Friday, June 29, 2012

Queen's historic visit to Irish Catholic church

For the first time, the Queen has stepped inside a Roman Catholic church on the island of Ireland in what is being seen as a hugely symbolic moment, reports Sky News.

It came as she visited the town of Enniskillen - the scene of one of the worst atrocities of The Troubles - during a two-day Diamond Jubilee tour of Northern Ireland.

Her Majesty was cheered as she waved to the crowds outside St Michael's Church and then those inside clapped as she entered the building.

Earlier in the day, the Queen attended a thanksgiving service at an Anglican cathedral in the town, on the eve of her historic handshake with Deputy First Minister and alleged former IRA commander Martin McGuinness.

Eleven people died in the IRA bombing of the war memorial on Remembrance Sunday 1987.

After the thanksgiving service, the Queen was thought to have met the families of some of the victims.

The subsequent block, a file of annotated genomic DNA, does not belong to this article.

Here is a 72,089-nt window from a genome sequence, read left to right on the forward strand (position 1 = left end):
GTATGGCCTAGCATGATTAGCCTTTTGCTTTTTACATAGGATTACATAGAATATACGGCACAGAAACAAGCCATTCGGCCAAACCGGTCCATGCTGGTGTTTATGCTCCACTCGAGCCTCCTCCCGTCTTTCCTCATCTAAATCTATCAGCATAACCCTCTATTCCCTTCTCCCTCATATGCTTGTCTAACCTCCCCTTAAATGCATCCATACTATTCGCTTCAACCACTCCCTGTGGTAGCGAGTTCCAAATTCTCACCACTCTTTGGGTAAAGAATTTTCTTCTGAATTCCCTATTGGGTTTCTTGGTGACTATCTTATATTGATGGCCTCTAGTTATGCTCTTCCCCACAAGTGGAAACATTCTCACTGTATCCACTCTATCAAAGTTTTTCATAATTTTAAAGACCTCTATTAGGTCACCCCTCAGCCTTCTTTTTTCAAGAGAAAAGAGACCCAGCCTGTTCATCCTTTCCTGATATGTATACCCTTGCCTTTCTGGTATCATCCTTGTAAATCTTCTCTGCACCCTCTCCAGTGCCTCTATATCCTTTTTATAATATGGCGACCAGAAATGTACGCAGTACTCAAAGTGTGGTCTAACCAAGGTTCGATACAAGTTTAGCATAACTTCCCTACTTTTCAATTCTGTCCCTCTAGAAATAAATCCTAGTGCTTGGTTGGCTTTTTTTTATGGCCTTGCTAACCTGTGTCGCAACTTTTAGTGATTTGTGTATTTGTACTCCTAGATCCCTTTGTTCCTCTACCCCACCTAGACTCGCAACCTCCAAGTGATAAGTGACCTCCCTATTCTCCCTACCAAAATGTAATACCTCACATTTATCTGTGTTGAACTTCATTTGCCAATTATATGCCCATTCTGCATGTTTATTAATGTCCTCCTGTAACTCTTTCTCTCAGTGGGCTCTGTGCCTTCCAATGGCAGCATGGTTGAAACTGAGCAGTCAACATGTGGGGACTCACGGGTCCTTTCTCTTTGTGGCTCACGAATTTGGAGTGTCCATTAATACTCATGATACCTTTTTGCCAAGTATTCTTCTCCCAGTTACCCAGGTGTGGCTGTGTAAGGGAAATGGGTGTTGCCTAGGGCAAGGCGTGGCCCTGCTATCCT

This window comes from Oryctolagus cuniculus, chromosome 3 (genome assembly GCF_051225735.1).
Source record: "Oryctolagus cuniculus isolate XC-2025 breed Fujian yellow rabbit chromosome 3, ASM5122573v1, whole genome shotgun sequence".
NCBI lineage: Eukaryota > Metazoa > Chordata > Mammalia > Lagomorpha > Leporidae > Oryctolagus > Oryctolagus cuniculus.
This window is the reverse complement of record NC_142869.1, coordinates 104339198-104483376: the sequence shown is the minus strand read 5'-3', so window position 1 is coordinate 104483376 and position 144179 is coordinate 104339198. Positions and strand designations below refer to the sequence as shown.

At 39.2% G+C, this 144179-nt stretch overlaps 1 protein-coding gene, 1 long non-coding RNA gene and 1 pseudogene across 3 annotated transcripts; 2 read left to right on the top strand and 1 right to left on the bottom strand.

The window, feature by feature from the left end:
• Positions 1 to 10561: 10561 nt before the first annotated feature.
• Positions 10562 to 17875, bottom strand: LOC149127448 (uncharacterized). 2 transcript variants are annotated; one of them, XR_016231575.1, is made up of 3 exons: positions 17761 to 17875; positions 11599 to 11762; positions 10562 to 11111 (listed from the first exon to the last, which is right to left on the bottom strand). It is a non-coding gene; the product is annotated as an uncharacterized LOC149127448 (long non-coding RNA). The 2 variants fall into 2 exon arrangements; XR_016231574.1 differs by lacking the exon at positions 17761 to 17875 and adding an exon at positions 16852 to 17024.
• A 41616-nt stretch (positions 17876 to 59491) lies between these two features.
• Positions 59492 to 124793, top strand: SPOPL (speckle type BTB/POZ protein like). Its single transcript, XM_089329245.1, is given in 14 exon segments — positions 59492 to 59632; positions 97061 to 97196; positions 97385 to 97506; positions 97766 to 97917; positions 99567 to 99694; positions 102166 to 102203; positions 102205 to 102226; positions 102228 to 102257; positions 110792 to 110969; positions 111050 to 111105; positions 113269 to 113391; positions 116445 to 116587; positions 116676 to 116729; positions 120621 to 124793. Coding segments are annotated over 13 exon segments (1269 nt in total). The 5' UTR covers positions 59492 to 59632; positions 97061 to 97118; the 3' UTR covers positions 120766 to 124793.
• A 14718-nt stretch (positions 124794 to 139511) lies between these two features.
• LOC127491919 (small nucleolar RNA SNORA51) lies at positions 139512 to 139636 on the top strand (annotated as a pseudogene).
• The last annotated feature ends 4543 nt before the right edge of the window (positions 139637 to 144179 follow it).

Her arrival in the province was delayed by almost an hour after bad weather forced the royal flight to divert from Enniskillen to Aldergrove Airport, near Belfast. Hundreds of people lined the streets of Enniskillen to greet the Queen and the Duke of Edinburgh as they made their way to the cathedral in a chauffeur-driven car.

A trumpet fanfare marked their arrival in St Macartan's Cathedral through its west door, where they were welcomed by the Dean of Clogher, the Very Reverend Kenneth Hall.

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